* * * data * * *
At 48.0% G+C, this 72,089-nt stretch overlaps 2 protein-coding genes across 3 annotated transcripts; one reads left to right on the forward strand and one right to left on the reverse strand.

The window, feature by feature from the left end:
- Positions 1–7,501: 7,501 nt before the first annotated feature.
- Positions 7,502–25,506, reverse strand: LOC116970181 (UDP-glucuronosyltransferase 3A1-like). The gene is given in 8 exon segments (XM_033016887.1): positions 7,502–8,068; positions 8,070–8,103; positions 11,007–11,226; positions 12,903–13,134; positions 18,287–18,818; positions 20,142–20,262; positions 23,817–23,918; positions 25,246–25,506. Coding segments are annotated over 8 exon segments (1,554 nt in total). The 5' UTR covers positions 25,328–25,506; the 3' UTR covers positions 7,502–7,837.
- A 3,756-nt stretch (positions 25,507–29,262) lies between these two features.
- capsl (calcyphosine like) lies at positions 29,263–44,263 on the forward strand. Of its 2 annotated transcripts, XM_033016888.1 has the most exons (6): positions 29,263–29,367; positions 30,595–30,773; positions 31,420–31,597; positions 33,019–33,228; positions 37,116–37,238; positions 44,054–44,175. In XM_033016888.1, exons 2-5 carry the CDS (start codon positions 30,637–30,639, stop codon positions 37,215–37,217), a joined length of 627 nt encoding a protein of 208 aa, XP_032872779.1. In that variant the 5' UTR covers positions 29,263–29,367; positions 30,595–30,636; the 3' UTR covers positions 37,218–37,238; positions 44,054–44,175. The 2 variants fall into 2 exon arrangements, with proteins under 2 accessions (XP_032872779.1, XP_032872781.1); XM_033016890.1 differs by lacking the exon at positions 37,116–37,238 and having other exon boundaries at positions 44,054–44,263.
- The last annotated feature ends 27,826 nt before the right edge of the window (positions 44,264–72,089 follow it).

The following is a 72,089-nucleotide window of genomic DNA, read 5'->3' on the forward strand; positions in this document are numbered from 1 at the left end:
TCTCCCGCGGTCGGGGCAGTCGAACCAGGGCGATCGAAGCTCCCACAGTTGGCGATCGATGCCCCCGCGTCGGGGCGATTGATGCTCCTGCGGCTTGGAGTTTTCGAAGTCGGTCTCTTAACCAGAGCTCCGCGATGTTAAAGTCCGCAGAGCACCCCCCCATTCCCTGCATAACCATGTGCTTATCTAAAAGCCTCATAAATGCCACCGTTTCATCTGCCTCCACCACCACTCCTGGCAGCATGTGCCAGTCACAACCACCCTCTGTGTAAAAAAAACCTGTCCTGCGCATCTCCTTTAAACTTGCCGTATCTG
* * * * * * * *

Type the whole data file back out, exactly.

At 48.0% G+C, this 72,089-nt stretch overlaps 2 protein-coding genes across 3 annotated transcripts; one reads left to right on the forward strand and one right to left on the reverse strand.

The window, feature by feature from the left end:
- Positions 1–7,501: 7,501 nt before the first annotated feature.
- Positions 7,502–25,506, reverse strand: LOC116970181 (UDP-glucuronosyltransferase 3A1-like). The gene is given in 8 exon segments (XM_033016887.1): positions 7,502–8,068; positions 8,070–8,103; positions 11,007–11,226; positions 12,903–13,134; positions 18,287–18,818; positions 20,142–20,262; positions 23,817–23,918; positions 25,246–25,506. Coding segments are annotated over 8 exon segments (1,554 nt in total). The 5' UTR covers positions 25,328–25,506; the 3' UTR covers positions 7,502–7,837.
- A 3,756-nt stretch (positions 25,507–29,262) lies between these two features.
- capsl (calcyphosine like) lies at positions 29,263–44,263 on the forward strand. Of its 2 annotated transcripts, XM_033016888.1 has the most exons (6): positions 29,263–29,367; positions 30,595–30,773; positions 31,420–31,597; positions 33,019–33,228; positions 37,116–37,238; positions 44,054–44,175. In XM_033016888.1, exons 2-5 carry the CDS (start codon positions 30,637–30,639, stop codon positions 37,215–37,217), a joined length of 627 nt encoding a protein of 208 aa, XP_032872779.1. In that variant the 5' UTR covers positions 29,263–29,367; positions 30,595–30,636; the 3' UTR covers positions 37,218–37,238; positions 44,054–44,175. The 2 variants fall into 2 exon arrangements, with proteins under 2 accessions (XP_032872779.1, XP_032872781.1); XM_033016890.1 differs by lacking the exon at positions 37,116–37,238 and having other exon boundaries at positions 44,054–44,263.
- The last annotated feature ends 27,826 nt before the right edge of the window (positions 44,264–72,089 follow it).

The following is a 72,089-nucleotide window of genomic DNA, read 5'->3' on the forward strand; positions in this document are numbered from 1 at the left end:
TCTCCCGCGGTCGGGGCAGTCGAACCAGGGCGATCGAAGCTCCCACAGTTGGCGATCGATGCCCCCGCGTCGGGGCGATTGATGCTCCTGCGGCTTGGAGTTTTCGAAGTCGGTCTCTTAACCAGAGCTCCGCGATGTTAAAGTCCGCAGAGCACCCCCCCATTCCCTGCATAACCATGTGCTTATCTAAAAGCCTCATAAATGCCACCGTTTCATCTGCCTCCACCACCACTCCTGGCAGCATGTGCCAGTCACAACCACCCTCTGTGTAAAAAAAACCTGTCCTGCGCATCTCCTTTAAACTTGCCGTATCTG